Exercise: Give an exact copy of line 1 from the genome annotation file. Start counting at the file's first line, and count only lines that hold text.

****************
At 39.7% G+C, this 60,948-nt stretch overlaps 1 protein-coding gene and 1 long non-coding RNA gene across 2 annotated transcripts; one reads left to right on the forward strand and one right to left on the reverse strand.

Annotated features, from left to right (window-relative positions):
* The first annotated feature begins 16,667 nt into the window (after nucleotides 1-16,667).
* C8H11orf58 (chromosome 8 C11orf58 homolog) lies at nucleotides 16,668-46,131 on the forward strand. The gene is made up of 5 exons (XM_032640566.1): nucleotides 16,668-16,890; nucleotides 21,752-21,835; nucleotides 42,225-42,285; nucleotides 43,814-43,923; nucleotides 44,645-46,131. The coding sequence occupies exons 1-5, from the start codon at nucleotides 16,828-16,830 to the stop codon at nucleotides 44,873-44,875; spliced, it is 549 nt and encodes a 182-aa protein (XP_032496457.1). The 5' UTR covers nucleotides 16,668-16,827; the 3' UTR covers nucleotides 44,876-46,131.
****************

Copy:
At 39.7% G+C, this 60,948-nt stretch overlaps 1 protein-coding gene and 1 long non-coding RNA gene across 2 annotated transcripts; one reads left to right on the forward strand and one right to left on the reverse strand.